Tarek thought that he was an exceptional case in this world. However, his expelled classmates had the same problems. He felt that at last he had found the “spiritual shelter” that he missed at home. The group had what they called “black chat”, and used to isolate themselves in deserted places and tried to solve their problems by themselves. They had a very dark lifestyle: they put on black T-shirts, played hard music, violated the laws and norms of their school, and sexually harassed girls. Needless to say that many of them were under the effect of hallucination drugs. They called themselves “High-School Nazis”, “skinheads” or “black shirts” band.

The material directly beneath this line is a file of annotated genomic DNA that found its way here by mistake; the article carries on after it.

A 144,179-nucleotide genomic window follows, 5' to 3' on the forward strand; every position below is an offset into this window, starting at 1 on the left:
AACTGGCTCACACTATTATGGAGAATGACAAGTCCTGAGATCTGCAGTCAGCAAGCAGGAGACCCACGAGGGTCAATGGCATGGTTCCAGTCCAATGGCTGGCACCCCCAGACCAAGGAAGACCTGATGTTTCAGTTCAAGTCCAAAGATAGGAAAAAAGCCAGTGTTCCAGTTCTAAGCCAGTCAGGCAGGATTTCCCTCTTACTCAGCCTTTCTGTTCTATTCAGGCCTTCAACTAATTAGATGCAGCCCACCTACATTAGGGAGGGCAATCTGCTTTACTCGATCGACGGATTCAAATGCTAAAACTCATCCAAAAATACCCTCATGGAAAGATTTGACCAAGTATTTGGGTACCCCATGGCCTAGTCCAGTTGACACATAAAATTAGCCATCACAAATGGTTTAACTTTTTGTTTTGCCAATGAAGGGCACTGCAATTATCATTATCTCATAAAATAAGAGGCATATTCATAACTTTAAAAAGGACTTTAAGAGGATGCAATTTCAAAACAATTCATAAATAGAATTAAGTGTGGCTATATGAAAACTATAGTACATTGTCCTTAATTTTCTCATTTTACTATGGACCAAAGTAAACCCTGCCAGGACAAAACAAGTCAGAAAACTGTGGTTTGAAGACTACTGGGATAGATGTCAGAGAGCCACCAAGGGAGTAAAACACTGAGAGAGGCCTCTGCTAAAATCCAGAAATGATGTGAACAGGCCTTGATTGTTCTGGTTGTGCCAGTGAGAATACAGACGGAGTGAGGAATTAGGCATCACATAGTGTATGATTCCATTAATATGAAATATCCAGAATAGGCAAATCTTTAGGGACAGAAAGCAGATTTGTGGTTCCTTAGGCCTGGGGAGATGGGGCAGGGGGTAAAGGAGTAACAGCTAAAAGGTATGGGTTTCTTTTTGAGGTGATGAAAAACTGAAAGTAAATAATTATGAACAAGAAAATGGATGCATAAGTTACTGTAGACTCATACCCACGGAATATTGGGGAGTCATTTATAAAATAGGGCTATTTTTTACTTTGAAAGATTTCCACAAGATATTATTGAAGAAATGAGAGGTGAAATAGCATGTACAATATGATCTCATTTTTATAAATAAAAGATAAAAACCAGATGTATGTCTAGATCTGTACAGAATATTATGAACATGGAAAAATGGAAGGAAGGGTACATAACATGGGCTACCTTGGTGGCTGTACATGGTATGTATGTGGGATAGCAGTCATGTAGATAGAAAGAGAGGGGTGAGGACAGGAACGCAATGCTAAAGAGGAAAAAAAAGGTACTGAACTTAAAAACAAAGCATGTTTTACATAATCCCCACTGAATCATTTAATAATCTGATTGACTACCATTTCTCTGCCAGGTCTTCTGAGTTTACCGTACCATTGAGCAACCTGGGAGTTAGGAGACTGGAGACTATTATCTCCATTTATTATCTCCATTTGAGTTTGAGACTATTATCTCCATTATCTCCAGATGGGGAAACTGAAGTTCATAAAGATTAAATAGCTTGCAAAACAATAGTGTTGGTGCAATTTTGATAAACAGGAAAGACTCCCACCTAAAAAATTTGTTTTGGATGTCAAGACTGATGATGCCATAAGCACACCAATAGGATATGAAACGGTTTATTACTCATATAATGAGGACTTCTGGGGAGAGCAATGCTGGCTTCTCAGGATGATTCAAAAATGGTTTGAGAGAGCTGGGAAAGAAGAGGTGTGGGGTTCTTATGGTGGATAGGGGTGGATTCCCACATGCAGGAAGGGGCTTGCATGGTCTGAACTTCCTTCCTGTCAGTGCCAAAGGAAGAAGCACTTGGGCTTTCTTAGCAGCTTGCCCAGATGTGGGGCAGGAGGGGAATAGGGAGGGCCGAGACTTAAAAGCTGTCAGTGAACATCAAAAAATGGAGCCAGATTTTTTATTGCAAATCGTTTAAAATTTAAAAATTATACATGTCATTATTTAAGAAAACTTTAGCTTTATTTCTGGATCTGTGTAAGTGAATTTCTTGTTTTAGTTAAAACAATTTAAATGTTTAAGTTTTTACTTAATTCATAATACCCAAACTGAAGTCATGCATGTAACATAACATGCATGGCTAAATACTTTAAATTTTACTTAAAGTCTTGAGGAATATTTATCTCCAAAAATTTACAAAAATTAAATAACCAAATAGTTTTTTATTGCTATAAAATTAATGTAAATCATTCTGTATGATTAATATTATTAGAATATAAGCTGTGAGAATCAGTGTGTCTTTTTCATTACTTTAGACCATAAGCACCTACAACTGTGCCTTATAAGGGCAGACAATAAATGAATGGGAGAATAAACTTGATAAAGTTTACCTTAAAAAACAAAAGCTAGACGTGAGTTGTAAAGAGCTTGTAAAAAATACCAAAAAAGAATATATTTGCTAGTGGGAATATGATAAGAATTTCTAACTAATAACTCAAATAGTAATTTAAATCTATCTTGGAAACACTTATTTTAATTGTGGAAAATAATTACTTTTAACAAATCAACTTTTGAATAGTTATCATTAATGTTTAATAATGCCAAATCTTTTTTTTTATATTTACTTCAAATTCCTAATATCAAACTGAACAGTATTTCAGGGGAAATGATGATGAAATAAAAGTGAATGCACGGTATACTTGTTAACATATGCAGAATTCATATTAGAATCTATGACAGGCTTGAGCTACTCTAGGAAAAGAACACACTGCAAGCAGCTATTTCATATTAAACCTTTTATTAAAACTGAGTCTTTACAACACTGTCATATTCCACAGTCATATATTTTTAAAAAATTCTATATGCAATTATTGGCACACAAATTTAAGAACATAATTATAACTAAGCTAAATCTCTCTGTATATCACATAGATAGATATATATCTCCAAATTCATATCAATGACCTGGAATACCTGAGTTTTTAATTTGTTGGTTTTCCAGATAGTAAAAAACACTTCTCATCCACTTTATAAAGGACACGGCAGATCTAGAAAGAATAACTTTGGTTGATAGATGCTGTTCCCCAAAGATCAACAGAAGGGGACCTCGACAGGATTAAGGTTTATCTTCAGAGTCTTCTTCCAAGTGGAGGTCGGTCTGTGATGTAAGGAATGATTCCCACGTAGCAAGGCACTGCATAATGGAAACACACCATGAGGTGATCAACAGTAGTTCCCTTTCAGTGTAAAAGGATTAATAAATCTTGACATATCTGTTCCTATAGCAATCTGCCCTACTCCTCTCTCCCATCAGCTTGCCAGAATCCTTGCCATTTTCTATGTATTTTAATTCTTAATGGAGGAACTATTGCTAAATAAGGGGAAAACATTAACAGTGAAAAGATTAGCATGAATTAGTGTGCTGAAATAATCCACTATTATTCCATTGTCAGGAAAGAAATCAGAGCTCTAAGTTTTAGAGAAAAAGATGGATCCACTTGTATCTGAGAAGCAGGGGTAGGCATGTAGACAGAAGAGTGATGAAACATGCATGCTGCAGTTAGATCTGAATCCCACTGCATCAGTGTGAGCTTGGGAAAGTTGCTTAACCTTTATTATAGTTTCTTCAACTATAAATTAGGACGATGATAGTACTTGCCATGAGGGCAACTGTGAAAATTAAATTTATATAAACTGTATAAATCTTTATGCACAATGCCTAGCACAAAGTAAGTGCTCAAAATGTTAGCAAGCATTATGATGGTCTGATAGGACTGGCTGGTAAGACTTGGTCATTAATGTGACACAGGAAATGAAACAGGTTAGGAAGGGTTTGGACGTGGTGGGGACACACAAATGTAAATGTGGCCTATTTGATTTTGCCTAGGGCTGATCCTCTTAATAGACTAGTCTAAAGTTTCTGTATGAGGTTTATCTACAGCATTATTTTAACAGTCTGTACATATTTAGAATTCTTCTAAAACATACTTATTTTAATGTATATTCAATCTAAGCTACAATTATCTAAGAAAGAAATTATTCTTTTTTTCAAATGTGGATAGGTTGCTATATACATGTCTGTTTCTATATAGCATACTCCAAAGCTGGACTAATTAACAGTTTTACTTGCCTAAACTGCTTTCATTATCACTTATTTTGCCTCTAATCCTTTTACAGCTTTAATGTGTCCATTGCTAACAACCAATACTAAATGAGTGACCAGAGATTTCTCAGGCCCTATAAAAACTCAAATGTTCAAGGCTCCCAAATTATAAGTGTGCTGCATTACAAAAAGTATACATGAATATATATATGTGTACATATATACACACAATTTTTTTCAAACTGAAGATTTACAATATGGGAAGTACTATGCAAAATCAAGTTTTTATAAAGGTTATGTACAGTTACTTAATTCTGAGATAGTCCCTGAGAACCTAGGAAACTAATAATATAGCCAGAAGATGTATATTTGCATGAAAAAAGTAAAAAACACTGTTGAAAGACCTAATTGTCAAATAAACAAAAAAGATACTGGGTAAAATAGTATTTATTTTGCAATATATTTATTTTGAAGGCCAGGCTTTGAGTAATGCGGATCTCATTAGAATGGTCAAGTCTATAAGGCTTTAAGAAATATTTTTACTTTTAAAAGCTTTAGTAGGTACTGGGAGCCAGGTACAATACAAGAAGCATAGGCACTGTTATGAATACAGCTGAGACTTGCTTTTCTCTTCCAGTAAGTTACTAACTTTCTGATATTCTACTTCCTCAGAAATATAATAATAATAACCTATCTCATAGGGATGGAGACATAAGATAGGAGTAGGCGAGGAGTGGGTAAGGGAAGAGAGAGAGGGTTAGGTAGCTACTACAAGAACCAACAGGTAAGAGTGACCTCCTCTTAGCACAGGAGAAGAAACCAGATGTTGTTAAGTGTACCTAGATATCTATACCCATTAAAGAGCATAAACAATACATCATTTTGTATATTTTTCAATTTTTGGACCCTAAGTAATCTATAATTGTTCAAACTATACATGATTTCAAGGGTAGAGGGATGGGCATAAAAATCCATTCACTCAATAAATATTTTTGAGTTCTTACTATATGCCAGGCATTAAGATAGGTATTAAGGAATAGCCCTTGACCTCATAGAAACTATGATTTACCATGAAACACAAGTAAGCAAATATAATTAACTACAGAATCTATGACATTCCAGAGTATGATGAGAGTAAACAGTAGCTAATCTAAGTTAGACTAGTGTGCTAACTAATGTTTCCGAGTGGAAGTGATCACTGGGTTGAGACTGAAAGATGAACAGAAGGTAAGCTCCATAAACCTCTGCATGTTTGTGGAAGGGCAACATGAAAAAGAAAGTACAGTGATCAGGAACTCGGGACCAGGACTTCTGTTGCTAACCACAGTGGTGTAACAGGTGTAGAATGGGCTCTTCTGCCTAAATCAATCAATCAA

At the beginning, they had no idea what Satanism was about. All they knew was that its philosophy was against Islamic principles. They used to play Hard Rock and Black Metal music, and were influenced by nazi ideas. One of the band’s members used to go to Germany and bring back video tapes of their favorite music bands that they imitated. He also brought nazi literature, including stories about “skinheads”, Hitler and Hard Music bands. Tarek and his friends started to learn German in order to understand and be able to read books about Nazis and German Black Metal bands. The more they read the more they became attached to their ideas. They later formed their own Black Metal group.